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Major side effects of beta blockers

Philip J Podrid, MD, FACC
Section Editor
Samuel Lévy, MD
Deputy Editor
Brian C Downey, MD, FACC


Most of the major adverse effects of beta blocking drugs result from beta-adrenoreceptor blockade. Many signs and symptoms can therefore be induced because the beta receptors affect multiple metabolic and physiologic functions. Other reactions apparently unrelated to beta blockade can occur, but they are uncommon.

The major side effects associated with the use of beta blockers will be reviewed here. Beta blocker intoxication (overdose) and the clinical use of these drugs for the treatment of arrhythmias, hypertension, myocardial infarction, and heart failure are discussed separately. (See "Beta blocker poisoning" and "Choice of drug therapy in primary (essential) hypertension", section on 'Beta blockers' and "Acute myocardial infarction: Role of beta blocker therapy" and "Use of beta blockers in heart failure with reduced ejection fraction".)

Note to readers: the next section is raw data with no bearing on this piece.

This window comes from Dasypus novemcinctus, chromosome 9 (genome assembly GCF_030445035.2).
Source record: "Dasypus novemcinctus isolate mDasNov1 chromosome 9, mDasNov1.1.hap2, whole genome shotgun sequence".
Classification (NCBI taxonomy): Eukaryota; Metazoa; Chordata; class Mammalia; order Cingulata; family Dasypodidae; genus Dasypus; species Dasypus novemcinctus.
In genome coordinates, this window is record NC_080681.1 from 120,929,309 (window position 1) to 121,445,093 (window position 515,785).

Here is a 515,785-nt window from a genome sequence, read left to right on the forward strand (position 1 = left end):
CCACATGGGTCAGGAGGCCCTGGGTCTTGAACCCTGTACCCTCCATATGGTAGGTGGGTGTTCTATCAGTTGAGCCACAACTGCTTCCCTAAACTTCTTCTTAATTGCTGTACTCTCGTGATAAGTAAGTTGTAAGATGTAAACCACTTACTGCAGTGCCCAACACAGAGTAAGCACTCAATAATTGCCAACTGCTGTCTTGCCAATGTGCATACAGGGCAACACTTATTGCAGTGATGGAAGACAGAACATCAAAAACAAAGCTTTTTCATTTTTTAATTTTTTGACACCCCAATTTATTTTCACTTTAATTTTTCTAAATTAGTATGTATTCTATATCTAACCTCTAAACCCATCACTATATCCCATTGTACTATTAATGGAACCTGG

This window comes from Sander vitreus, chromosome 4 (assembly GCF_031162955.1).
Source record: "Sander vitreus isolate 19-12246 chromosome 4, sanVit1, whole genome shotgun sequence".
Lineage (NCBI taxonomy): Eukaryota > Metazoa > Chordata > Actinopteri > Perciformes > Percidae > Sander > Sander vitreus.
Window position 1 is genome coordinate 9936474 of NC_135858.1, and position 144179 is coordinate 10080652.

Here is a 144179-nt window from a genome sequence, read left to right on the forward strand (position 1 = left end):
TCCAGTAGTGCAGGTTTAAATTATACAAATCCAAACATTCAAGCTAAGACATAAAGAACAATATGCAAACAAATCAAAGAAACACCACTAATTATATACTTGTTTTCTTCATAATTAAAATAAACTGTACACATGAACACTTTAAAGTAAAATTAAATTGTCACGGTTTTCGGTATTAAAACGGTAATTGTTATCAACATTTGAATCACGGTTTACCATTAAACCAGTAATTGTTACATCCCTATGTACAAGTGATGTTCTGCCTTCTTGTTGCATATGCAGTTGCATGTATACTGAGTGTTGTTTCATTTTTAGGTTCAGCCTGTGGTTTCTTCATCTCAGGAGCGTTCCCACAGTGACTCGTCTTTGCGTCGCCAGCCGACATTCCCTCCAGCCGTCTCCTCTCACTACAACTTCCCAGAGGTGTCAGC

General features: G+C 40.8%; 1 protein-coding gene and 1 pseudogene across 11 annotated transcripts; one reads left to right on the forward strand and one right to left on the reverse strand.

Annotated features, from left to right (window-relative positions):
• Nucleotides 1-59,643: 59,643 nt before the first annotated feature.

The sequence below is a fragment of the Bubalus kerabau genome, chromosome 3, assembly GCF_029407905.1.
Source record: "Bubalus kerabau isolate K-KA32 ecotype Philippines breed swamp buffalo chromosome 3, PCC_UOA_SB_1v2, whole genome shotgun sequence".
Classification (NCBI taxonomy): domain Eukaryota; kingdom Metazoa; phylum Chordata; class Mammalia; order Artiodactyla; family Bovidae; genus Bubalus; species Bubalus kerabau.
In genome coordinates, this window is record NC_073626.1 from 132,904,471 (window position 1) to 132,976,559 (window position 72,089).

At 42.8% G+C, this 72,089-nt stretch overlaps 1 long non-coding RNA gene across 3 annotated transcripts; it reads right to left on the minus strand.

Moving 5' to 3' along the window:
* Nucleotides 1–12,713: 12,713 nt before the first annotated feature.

Major cardiac effects caused by beta blockade include the precipitation or worsening of congestive heart failure, and significant negative chronotropy.

Heart failure — Beta blockers are an important component of long-term therapy for patients with chronic heart failure and reduced left ventricular systolic function, as these drugs reduce the detrimental effects of excess chronic catecholamine stimulation. However, beta blockers may exacerbate symptoms in patients with acute decompensated heart failure or in those with preexisting myocardial dysfunction and borderline compensation, since the maintenance of cardiac output in such patients depends in part upon sympathetic drive. Hence, beta blockers should not be administered as new therapy until after heart failure is compensated. However, patients already receiving beta blockers can be continued on this therapy if there is decompensated heart failure.

Increased peripheral vascular resistance, induced by nonselective beta blockers, also may contribute to the decline in myocardial function in this setting. On the other hand, drugs with intrinsic sympathetic activity (ISA), such as pindolol, may be less likely to impair myocardial function [1].

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Literature review current through: Nov 2017. | This topic last updated: Aug 22, 2016.
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